ST. MARY’S – Atlantic Gold’s parent company says it may be forced to shut down its near-capacity operations in Nova Scotia if the province doesn’t allow a stop-gap measure to raise the height of the wall it uses to contain its Touquoy mine’s waste within the next few weeks.
The mine’s closure, which could come as soon as mid-August, would affect 350 employees at the site in Moose River and potentially disrupt the company’s plans for future operations at its nearby development sites in eastern HRM and the Municipality of the District of St. Mary’s.
In a statement issued June 22, Australian mining company St Barbara stipulated that in 2020, its Atlantic operations “commenced the provincial permitting process to convert the Touquoy open pit into a Tailings Management Facility (TMF) upon completion of open pit mining [there in 2023].”
The statement explained that this “longer-term strategy” had always been in the cards to store waste from future operations at Beaver Dam and Fifteen Mile Stream mines — development sites in HRM undergoing environmental permitting and public consultations, and tentatively scheduled to become operational within the next two years.
Earlier statements had also included similar provisions at Touquoy for the Cochrane Hill development site — adjacent to the St. Mary’s River near Sherbrooke — not scheduled for production before 2026.
Last month, Nova Scotia Environment Minister Tim Halman sent the company back to the drawing board for the second time in less than a year to flesh out its plans at Touquoy, including ground and surface water management, mitigation measures for wetlands, and historic mine tailings storage at the site. “The information provided [by St Barbara] is insufficient to allow me to make a decision,” Halman wrote in his May 12 letter to the company.
According to last week’s statement from St Barbara, the “clarification” sought by the province “late in the process… on aspects” of the conversion application means it won’t have time to complete the work before it runs out of room for its existing tailings from Touquoy. “The longer-term strategy [for Beaver Dam and Fifteen Mile Stream] has now become [a] critical path for business continuity as the Touquoy mine approaches end of life.”
Therefore, it said, it has “elected to make an application to raise the existing TMF wall as an interim solution while the in-pit deposition matter is progressed to conclusion. A permit application to lift the wall has been submitted … with a timeframe for a decision … expected to be early August 2022.”
Crucially, the statement added: “Should the TMF lift permit not be approved in early August 2022 there will be insufficient time to allow for the construction of the raise before the current tailings capacity is exhausted in mid-September 2022. This would lead to the operation being suspended and placed in care and maintenance.”
In an email to The Journal last week, Dustin O’Leary, St Barbara’s communications manager for Atlantic Operations, confirmed that such a move “would have a significant effect on the 350 Nova Scotians that are part of St Barbara’s Atlantic Operations at Touquoy, as well as all of the Nova Scotian contractors and suppliers that support our business. Our Company is doing all we can to ensure that our team members have the opportunity to continue to support themselves and their families through our operations on Nova Scotia’s Eastern Shore.”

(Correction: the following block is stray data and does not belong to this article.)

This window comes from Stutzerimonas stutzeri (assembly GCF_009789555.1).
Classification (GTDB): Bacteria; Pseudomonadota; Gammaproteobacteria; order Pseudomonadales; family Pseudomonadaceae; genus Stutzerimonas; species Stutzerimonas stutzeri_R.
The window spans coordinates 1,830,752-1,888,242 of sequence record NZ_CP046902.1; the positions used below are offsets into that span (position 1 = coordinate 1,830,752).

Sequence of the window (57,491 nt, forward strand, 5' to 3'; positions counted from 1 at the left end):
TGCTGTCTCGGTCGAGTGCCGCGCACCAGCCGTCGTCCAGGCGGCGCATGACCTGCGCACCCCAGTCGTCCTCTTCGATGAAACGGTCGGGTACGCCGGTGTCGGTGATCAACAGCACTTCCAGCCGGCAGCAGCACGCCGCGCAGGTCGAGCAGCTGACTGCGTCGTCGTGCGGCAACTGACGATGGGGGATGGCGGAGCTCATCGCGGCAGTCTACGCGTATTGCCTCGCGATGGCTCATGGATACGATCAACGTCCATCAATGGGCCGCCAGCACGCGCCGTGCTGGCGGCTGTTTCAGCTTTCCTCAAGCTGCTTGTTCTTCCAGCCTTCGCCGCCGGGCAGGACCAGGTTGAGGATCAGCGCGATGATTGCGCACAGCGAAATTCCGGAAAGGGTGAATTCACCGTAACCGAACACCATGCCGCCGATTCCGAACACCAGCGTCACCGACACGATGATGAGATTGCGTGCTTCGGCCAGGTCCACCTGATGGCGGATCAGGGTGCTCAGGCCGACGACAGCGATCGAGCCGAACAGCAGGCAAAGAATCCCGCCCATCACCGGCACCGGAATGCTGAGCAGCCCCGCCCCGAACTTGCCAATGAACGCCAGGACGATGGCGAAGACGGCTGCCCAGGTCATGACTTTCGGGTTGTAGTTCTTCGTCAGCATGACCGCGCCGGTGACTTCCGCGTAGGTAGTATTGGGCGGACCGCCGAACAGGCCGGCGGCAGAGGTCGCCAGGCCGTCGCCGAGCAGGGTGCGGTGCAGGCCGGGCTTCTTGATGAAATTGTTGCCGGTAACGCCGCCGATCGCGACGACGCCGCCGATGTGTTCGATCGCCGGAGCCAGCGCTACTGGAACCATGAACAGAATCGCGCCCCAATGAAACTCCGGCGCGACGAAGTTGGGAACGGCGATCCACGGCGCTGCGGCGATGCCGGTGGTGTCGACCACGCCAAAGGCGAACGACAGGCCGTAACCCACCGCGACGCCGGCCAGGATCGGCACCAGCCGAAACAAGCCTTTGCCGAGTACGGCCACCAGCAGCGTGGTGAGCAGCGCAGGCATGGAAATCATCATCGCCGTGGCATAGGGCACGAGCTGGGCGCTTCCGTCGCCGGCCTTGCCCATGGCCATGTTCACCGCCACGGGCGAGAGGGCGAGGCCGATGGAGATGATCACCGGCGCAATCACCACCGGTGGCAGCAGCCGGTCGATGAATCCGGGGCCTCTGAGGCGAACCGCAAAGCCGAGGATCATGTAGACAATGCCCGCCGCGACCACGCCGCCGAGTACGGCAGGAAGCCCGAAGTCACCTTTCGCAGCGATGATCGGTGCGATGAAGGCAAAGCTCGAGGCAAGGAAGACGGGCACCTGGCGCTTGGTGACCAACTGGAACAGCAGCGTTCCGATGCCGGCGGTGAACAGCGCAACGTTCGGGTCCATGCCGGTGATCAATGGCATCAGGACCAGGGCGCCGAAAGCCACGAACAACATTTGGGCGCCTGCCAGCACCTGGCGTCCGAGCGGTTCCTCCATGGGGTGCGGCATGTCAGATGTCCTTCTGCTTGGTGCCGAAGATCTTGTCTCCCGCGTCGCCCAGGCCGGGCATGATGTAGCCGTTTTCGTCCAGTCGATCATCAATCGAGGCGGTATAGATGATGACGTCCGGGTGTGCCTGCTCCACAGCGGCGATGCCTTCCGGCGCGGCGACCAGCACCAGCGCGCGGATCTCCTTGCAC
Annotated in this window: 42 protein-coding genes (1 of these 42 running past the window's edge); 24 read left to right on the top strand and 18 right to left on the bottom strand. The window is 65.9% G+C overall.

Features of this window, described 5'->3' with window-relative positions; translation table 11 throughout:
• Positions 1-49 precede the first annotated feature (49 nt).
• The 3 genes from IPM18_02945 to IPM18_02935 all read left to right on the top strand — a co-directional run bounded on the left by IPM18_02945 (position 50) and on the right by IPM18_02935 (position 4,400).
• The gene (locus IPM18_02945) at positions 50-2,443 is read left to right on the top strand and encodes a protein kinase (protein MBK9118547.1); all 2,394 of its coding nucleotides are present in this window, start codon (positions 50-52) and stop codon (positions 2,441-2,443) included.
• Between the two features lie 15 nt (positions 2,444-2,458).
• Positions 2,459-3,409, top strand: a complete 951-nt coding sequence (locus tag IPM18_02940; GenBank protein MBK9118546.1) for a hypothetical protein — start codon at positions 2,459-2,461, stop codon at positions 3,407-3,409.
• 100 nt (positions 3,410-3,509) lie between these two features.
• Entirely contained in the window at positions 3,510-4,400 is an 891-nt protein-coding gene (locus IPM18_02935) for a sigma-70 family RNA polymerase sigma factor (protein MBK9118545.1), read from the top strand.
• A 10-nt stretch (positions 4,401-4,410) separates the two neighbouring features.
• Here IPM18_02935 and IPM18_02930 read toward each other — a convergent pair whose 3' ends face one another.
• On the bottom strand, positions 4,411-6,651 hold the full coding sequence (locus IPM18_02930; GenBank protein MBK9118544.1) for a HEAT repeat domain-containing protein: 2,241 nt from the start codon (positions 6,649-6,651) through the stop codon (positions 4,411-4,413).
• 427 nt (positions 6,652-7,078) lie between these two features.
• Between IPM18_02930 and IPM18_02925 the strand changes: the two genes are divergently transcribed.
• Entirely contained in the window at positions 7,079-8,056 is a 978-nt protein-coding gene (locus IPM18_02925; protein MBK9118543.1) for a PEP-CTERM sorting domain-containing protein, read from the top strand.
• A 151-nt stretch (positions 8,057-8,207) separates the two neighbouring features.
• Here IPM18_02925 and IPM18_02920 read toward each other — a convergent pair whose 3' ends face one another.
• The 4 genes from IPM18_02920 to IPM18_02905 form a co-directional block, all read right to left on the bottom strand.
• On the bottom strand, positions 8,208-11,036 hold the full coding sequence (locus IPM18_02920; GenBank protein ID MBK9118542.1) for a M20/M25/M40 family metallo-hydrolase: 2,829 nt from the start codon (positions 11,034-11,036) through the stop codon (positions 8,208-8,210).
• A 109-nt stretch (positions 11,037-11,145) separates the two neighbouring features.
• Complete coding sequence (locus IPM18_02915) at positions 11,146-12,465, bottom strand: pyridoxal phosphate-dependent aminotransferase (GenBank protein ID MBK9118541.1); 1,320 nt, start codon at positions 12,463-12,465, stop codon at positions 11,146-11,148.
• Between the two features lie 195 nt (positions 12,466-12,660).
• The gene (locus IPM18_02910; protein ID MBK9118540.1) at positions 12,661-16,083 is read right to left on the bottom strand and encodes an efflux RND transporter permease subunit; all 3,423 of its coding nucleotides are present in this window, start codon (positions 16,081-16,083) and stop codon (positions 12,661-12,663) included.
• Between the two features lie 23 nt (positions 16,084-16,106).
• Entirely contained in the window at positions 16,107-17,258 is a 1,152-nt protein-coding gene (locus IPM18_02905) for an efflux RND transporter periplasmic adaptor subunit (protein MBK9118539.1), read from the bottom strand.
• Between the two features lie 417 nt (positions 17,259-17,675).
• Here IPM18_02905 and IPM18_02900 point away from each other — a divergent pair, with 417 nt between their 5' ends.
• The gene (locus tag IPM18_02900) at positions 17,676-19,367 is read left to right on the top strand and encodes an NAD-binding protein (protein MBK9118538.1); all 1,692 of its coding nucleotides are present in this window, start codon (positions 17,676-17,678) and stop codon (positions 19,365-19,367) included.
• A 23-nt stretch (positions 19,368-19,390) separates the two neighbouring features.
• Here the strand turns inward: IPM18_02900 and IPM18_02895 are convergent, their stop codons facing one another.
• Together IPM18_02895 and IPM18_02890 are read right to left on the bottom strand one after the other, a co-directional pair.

He added: “As with all other applications submitted to provincial regulators, this application has been discussed between technical experts with St Barbara and Nova Scotia Environment and Climate Change. However, no timeline for a determination has been communicated.”
In an email to The Journal last week, Department of the Environment and Climate Change spokesperson Tracy Barron said that government staff “are working on [St. Barbara’s] application now” but that “a decision has not been made.”
She noted that, “Our role as environmental regulator is to ensure we work with industries and companies to ensure sustainable development that benefits Nova Scotians economically, including employment, while protecting the environment. That’s why our staff continue to work with Atlantic Gold to help guide them through the process … Nova Scotians can be assured that the Department is always committed to making decisions on applications as quickly as possible. In the meantime, the mine can continue to operate under existing approvals.”
Meanwhile, a presentation scheduled for last week by St. Barbara Atlantic operations representatives Dustin O’Leary and Shannon Fox to St. Mary’s council, on the potential economic impact of the planned Cochrane Hill mine, was postponed.
“We did have a full agenda with another presentation that day and they [St Barbara] opted to present at a future Committee of the Whole,” said Chief Administrative Officer Marissa Jordan.
According to O’Leary, “St Barbara is working diligently to permit each of its projects in Nova Scotia. Our Company will continue to develop the projects in the months and years ahead and looks forward to gaining the required approvals through the respective federal and provincial government processes.”
Alec Bruce, Local Journalism Initiative Reporter, Guysborough Journal